This popularity of platforms like Afterpay and Zip Pay among women has been attributed to female-centric marketing, according to Roy Morgan CEO Michele Levine.

“A quick look at Afterpay’s social media of choice, Instagram, shows a heavy emphasis on female-centred content and products clearly aimed at young women aged 14-34 which Roy Morgan’s analysis of ‘time spent on social media’ shows are easily the heaviest users of the platform,” Ms Levine said.

It’s hard to argue with her assessment, just by looking at the latest posts on the official Afterpay Instagram account.

Ms Levine also quoted Professor Lisa Adkins, an expert in Sociology and Feminist Theory at the University of Sydney, who outlined the reasons for these marketing tactics.

“Afterpay services are often designed with women in mind,” she said.

“Women tend to be very good debtors – so they pay on time – compared to men, and often very good in terms of the disciplines of payment schedules.”

The findings also revealed women were more likely to use Bill Payment Services such as BPAY and Post Billpay, with 59.1% of women using these services in the last year compared to 55.8% of men.

However, men are marginally more likely than women to use other digital payment services such as PayPal, Visa Checkout and Western Union.

Additionally, 9.6% of men have used Contactless/Cardless Mobile Payments services like Apple Pay or Google Pay in the last year, compared to 6.1% of women.

Usage of digital payment services in the last 12 months by gender


Afterpay tops Net Promoter Scores

Afterpay has narrowly beat out Apple Pay with the highest Net Promoter Score (NPS) of digital payment solutions for the last year.

NPS is calculated by asking customers “on a scale of 0 to 10, how likely is it that you would recommend our organization to a friend or colleague?”

The results, published by Roy Morgan, saw PayPal take out the final podium position.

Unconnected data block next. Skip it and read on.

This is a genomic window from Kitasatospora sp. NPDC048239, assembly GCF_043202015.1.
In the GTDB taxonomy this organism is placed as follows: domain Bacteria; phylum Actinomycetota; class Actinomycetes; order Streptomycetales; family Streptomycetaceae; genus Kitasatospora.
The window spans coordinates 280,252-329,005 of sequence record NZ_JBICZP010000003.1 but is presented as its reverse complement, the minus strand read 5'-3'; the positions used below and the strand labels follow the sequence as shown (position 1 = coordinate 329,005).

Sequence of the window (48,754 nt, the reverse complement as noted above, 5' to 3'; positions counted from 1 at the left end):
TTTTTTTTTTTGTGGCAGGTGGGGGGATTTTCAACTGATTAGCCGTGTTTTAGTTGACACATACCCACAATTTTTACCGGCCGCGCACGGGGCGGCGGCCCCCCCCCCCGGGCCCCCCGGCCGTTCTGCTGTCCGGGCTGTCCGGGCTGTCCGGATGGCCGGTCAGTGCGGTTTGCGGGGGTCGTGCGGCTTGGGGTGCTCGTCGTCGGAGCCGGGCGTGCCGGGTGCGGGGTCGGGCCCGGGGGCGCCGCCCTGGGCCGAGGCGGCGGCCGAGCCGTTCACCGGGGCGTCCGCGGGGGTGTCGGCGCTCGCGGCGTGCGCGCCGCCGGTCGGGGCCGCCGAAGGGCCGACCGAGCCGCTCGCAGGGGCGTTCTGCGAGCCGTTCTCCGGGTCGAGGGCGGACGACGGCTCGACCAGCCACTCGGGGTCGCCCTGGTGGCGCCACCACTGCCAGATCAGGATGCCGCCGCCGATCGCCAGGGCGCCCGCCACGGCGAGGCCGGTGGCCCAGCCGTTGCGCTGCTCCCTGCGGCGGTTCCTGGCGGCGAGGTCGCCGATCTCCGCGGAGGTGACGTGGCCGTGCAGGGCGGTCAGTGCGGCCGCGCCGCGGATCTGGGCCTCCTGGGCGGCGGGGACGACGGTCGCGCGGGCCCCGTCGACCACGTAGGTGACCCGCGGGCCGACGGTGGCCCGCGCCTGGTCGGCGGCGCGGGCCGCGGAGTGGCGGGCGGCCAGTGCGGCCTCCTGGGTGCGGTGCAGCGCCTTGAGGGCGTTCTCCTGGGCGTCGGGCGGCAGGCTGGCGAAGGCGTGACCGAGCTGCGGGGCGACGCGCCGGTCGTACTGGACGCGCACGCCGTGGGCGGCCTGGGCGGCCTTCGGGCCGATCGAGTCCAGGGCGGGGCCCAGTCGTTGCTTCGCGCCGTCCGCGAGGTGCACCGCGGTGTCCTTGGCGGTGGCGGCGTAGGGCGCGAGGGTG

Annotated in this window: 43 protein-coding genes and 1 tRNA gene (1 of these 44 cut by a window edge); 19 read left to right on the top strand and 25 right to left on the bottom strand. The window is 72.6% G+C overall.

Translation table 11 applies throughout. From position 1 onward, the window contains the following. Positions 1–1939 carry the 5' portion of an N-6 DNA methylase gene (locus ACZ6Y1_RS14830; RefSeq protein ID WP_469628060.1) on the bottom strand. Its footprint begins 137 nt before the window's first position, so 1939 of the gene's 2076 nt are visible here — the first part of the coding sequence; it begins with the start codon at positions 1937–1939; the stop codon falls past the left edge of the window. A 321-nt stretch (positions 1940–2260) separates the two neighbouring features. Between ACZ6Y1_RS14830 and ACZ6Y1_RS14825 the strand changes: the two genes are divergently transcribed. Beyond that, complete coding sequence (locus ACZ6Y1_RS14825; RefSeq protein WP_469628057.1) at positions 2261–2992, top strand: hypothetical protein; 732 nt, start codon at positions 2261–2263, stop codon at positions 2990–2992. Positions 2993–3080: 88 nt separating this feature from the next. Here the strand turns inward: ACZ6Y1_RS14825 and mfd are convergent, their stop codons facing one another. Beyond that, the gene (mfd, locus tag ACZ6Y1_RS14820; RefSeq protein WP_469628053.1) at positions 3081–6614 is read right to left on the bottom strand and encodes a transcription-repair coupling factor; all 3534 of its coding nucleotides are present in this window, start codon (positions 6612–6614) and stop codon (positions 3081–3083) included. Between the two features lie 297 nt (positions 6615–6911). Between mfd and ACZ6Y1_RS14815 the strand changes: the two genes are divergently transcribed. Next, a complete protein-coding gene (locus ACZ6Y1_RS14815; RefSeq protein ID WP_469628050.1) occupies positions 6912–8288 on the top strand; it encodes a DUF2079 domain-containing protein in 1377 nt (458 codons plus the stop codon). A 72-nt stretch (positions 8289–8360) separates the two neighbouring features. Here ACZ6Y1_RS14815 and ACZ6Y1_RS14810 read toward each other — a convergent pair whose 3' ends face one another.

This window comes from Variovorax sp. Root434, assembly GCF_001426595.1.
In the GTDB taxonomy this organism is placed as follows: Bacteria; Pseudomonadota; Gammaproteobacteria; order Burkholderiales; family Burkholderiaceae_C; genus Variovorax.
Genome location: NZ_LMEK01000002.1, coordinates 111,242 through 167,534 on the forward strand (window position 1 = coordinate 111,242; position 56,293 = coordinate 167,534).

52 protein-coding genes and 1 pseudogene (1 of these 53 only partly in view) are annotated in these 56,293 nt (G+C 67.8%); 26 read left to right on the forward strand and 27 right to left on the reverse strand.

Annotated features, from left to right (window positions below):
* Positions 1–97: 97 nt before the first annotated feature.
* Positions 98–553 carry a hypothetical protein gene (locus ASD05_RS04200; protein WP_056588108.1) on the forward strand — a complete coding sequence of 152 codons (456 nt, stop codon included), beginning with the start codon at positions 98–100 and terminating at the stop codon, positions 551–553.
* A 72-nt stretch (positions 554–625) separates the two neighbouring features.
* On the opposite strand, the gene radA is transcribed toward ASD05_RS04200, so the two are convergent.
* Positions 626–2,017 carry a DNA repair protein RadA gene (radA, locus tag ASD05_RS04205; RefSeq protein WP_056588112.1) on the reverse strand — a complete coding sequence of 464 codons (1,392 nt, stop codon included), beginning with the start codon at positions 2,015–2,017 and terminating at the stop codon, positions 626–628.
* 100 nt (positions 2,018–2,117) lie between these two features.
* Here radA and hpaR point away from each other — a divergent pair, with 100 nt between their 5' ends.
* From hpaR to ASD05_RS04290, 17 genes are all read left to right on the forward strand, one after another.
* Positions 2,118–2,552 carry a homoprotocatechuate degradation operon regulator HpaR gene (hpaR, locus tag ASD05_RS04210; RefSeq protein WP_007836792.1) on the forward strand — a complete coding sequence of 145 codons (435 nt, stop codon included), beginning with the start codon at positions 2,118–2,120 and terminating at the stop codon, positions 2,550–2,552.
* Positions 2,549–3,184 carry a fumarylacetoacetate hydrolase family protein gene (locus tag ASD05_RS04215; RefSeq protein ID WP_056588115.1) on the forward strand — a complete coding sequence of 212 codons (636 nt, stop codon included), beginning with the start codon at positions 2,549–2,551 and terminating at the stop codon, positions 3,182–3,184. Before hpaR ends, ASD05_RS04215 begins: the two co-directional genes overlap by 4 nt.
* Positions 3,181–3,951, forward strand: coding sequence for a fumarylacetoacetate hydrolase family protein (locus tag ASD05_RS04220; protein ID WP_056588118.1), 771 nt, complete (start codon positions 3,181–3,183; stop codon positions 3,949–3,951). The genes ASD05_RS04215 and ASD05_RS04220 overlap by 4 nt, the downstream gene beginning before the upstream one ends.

AfterPay competitor Zip Pay rounded out the top ten, with BPAY, Google Pay and Samsung Pay all notable inclusions.


Source: Roy Morgan

Buy-now, pay-later competition heats up

Afterpay is currently the Australian market leader in buy-now, pay-later services, but the industry is fast becoming more competitive.

Main rival Zip Co is seeing massive growth, while Commonwealth Bank is launching its own buy-now, pay-later service at the end of 2019.

Meanwhile, new players Bundll and LatitudePay have just been announced, and Ms Levine said this competition is great news for consumers.

“The success of Afterpay, which is now valued at close to $8 billion, has of course not gone unnoticed,” she said.

“The increasing number of entrants into the market ensures competitive tensions will be on the rise which in turn leads to greater innovation in the industry as each player seeks to gain the edge on its rivals.

“These developments should ultimately benefit the consumer with downward pressure on prices for the foreseeable future.”

Of course, not everyone is a huge fan of buy-now, pay-later – many financial commentators are critical of such services, saying they encourage impulse spending, impact credit histories and ‘normalise debt’.

A 2018 ASIC review found the majority of buy now, pay later users admitted to spending more than they otherwise would, while one in six experienced at least one negative impact such as delaying bill repayments, becoming overdrawn or borrowing money from family members.